On the surface, the Thirties detached property on a leafy suburban street looks entirely normal, and indeed Caroline, her husband Steven and their four sons had lived there quite happily for 19 years.
The five-bedroom house was comfortably large enough for the family’s needs, but the living space never felt right. The dining room, for a start, was isolated and barely used.
The house sits on a steeply sloping piece of land so that, though the kitchen overlooked the back garden, the outside space was, in fact, only accessible via a rickety balcony and a set of perilous steps. And though the basement floor — colonised by sons Jim, 20, Owen, 18, Huw, 15, and Sebastian, 13, as a den — had direct access to the garden, it was a dark and rather unwelcoming space.
But the family loved their street in Southfields, south-west London; the youngest three boys were settled in local schools and studying for exams and no one wanted to move.
Caroline recalled: “To get a better house in this area honestly meant paying about another £2 million and we did not have that kind of money.”
And so the family decided to join the “don’t move — improve” movement.
The obvious way forward was to extend and reconfigure the back of the house. The problem was that, given the complexities of the sloping site and unhelpful layout of the property, they had no idea exactly how to go about it.
“There wasn’t any obvious off-the-shelf solution that we could think of,” explains Caroline, who works in financial services.
It was time to call in the experts and the couple decided to pick the brains of David Liddicoat, a partner in the young architectural practice Liddicoat & Goldhill (liddicoatgoldhill.com) and a distant relative. Their brief was simple: make our house work better.
Confronted with a traditional interwar house in a conservation area, the scheme Liddicoat devised was radical. He decided to update the house with a dramatic solution normally associated with the side walls of grand period mansions — an orangery.
Visitors to the house today get an immediate glimpse of how the orangery concept has been reinvented as soon as the front door is opened — a tantalising view down the hall, past the kitchen, and out into the garden via towering panels of glass almost four metres high that now make up the back wall of the house.
While the rooms at the front of the property have been left alone, the back has been encased in dramatic slices of double-height glass divided by black steel “fins”. Indoor steps lead from the kitchen down to a newly created dining space at ground-floor level, which also gives direct access to the basement that now benefits from lots of natural light.
Liddicoat decided against installing French doors leading to the garden on the basis that it wasn’t possible to commission anything tall enough for the space. Instead, he contented himself with a simple white-painted side door to the garden — albeit one which is four metres tall.
Electronic vents embedded high in the side walls can be opened (via remote control) to keep the room cool — and while the vast expanse of glass looks like a recipe for summer overheating, Liddicoat believes that the north-east facing aspect of the orangery, plus the shade from mature garden trees, mean that blinds won’t become necessary as the summer heats up.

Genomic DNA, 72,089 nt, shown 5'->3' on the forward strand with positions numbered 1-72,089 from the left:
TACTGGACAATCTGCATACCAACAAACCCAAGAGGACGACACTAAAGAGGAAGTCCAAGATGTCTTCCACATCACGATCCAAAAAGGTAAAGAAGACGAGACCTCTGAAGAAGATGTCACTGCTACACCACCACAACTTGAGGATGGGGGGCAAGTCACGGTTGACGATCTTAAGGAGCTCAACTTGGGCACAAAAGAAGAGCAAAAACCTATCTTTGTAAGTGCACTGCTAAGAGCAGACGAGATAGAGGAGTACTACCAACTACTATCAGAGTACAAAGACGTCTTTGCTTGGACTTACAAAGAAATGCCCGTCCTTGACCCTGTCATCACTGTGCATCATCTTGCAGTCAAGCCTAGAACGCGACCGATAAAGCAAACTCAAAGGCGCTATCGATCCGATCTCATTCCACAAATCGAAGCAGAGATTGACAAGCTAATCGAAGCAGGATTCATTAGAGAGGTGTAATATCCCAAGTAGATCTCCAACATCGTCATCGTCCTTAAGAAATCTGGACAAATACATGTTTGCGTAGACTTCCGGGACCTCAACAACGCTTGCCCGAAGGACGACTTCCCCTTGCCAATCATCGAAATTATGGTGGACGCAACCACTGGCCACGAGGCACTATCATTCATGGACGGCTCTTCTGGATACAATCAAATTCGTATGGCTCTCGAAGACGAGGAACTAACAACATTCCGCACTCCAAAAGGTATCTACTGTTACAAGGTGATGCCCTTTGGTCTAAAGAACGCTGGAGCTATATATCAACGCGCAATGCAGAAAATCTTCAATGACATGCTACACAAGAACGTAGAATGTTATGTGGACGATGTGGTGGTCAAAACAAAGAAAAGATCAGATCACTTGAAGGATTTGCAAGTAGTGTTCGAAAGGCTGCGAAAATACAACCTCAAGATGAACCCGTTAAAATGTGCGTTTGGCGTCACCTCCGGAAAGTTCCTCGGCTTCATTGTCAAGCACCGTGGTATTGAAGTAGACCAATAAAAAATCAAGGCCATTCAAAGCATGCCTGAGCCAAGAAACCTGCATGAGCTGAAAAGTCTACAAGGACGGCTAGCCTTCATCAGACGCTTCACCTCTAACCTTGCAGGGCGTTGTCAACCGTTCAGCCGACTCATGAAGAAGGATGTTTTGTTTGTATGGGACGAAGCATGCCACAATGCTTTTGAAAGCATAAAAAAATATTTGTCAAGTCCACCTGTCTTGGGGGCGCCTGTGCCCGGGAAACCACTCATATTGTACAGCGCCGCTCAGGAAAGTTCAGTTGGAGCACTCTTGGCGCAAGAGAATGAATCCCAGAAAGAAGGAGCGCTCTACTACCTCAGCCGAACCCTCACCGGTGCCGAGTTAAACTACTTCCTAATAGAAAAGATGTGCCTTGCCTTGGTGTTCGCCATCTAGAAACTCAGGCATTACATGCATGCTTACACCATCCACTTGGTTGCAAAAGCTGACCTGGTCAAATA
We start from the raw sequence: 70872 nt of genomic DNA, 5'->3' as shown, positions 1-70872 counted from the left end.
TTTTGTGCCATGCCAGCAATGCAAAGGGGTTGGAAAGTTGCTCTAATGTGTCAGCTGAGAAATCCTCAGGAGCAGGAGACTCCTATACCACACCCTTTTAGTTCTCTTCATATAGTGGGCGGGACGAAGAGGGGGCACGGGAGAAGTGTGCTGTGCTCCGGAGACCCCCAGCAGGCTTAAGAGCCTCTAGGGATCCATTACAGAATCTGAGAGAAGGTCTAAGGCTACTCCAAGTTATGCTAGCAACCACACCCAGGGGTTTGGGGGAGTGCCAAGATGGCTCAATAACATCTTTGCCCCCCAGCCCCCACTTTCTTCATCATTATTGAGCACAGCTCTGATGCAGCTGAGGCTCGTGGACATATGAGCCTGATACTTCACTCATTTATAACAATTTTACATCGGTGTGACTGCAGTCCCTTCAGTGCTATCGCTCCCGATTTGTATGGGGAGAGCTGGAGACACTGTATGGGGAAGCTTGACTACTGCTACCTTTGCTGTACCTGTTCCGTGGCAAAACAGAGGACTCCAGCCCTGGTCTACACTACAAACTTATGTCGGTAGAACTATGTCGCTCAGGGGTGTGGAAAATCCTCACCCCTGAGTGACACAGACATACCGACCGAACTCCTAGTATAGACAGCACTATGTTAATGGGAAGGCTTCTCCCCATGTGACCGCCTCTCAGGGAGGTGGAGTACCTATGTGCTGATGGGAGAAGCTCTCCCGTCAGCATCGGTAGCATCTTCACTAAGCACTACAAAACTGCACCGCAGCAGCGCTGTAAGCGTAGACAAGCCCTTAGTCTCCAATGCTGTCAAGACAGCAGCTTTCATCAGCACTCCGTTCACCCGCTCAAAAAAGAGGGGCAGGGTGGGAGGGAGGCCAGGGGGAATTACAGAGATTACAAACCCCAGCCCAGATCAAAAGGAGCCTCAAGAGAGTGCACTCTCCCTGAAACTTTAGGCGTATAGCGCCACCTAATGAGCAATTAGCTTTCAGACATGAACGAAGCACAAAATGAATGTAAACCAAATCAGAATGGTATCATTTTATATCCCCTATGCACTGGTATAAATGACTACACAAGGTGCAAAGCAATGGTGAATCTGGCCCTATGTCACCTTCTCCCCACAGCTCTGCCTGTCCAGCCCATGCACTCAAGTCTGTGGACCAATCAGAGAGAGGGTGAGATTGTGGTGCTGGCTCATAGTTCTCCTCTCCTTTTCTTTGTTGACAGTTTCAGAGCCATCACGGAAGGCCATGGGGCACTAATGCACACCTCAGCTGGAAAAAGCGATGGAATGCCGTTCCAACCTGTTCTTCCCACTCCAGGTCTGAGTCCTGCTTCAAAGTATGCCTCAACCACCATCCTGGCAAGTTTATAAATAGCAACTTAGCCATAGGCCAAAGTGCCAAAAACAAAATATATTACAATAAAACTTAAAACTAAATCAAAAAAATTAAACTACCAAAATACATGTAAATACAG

Meanwhile, the old dining room has been linked, via a simple doorless entrance, to the kitchen and is now a popular place for the family to congregate rather than a little-used dead space.
Liddicoat admits he was not entirely sure how Wandsworth council would take to such an unusual scheme — and had privately been considering what his “fall-back position” would be if planners vetoed his double-decker orangery.
Happily, however, the council was enthused and the project sailed through in early spring last year. Work began a year ago. The family remained in situ during the build, cloistering themselves in the rooms that were not being renovated and watching with trepidation as the back of their house was peeled away.
Caroline got cooking for six on a camping stove down to a fine art — though the loss of the dishwasher was tough.
“It was really exciting — for about the first two days — then did start to feel a bit squeezed, but we didn’t have to pack up, or move our cats, and it was finished by Christmas,” she says.
This project cost just short of £200,000, including a new oak fitted kitchen with a black diorite stone work-surface, redecoration of the ground floor in à la mode pale grey, and a new heating system. The kitchen and orangery floor are tiled in Jerusalem gold limestone, in which Steven, who works as a banker, has been delighted to spot a huge variety of fossils.
The orangery has added 22 square metres and made the existing space feel bigger and better. “The house is twice as good as it used to be,” says Caroline.
The couple, both 50, are not planning to move but Caroline says she would be “amazed” if the improvement had not paid for itself. “My advice to anyone else who feels their home doesn’t work is to find themselves an architect.
“You will be surprised what the possibilities are and what the potential is — things can happen that you would never have thought of on your own.”
Little black book:
* The project was carried out by Considerate Building (consideratebuilding.com) — Caroline was impressed by how they ensured the house remained habitable for the family. The firm also built the new kitchen
* The hammered diorite work surface was supplied by Wandsworth-based Marble City (marble-city.co.uk)
* The limestone floor tiles are from Mandarin Stone (mandarinstone.com)
* The orangery is lit by spotlights from lighting specialist Mr Resistor (mr-resistor.co.uk)
Photographs: Charles Hosea